OOS 7-7
Livestock’s role in rural development – the case of Vietnam

Monday, August 10, 2015: 3:40 PM
328, Baltimore Convention Center
Ermias Kebreab, Animal Science, UC Davis, ,

There are 17 billion domestic animals globally valued at $1.4 trillion. Livestock are used for a variety of reasons ranging from source of food to transportation to risk management tool, especially in poor households in developing countries. Vietnam produces four million tons of livestock products per year, ranking third in Asia, after China and India. In 2010, there were 8.82 million cattle and buffaloes, 1.29 million goats and sheep, 27.7 million pig and 296 billion poultry. Ruminant production in Vietnam is different from those of developed countries. It is mainly small farms with 2 to 4 cattle/buffaloes or 10 to 15 goats/sheep. Livestock are raised in a semi-intensive small scale farming system with low knowledge and skill of farmers. Recent rapid growth has led to some challenges faced by the livestock industry, particularly heavier environmental burden in the form of greenhouse gas emissions contributing to global warming. The primary sources of emissions are mainly enteric fermentation from ruminants and livestock related waste such as manure, waste water and the liquid water from the slaughterhouses. Improving feed efficiency reduces greenhouse gas emissions per unit of product and improves economic sustainability of farmers. However, lack of nutrient requirement and diet formulation has inhibited advances in feed efficiency.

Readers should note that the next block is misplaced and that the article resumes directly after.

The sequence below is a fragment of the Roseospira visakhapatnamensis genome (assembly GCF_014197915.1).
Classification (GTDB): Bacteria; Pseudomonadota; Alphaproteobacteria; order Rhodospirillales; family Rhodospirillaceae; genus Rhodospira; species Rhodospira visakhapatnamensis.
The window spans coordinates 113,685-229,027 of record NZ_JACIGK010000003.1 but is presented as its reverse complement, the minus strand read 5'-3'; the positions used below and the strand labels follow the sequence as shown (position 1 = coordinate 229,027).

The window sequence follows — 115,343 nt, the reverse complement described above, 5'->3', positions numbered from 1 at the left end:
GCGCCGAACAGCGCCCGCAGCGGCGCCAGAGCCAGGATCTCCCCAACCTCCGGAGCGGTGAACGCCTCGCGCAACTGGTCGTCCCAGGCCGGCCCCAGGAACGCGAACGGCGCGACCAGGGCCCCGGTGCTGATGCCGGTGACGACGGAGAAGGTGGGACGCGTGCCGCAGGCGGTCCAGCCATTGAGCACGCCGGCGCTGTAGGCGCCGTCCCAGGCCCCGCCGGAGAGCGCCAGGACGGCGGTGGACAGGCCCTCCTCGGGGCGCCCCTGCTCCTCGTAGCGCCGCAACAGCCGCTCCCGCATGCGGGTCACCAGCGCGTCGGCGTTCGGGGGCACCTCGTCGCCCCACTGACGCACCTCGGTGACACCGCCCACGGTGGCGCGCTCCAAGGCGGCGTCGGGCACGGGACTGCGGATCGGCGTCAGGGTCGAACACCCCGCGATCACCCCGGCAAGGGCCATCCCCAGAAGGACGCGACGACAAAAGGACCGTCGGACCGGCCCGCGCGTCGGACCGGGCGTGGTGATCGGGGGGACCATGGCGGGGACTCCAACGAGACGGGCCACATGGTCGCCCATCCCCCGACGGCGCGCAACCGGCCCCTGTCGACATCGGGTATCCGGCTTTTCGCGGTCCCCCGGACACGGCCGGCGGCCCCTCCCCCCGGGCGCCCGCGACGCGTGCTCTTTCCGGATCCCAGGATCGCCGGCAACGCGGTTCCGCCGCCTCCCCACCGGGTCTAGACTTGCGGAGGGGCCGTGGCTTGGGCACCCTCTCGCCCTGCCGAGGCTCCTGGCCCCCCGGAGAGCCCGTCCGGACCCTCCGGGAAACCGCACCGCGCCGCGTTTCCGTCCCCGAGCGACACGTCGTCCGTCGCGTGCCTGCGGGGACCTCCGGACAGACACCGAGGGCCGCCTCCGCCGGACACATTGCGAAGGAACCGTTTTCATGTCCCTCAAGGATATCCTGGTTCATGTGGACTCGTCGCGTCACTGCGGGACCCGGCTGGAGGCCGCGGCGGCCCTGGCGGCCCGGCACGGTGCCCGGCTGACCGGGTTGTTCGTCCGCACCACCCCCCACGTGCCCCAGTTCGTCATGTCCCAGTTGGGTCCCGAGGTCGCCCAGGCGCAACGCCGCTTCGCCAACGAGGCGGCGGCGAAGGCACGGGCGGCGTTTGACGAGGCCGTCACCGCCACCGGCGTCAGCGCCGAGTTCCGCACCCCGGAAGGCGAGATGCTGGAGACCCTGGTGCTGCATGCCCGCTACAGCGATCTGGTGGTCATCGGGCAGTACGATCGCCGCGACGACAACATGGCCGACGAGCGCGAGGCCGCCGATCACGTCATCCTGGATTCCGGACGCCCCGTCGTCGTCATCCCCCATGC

A software was developed based on available literature on the nutrient requirements of tropical animals and locally available ingredients. The software written in Vietnamese is expected to help improve feed efficiency. In India, better formulation has increased the national milk yield average of 3.6 L/d to 9 L/d using currently available feed resources. Again in India, on-farm balancing the rations of dairy cows and buffaloes for calcium and phosphorus increased milk yield (by up to 15%) and farmers’ income. Mineral supplementations are known to improve feed intake and digestibility resulting in increased animal performance. However, this strategy must be compatible with the existing production system, i.e. mineral composition of common feeds and animal requirements should be known, and should continue to have a low input character. Further work investigating nutrient requirements of different breeds would enhance feed efficiency and reduce greenhouse gas emissions in the Vietnamese context.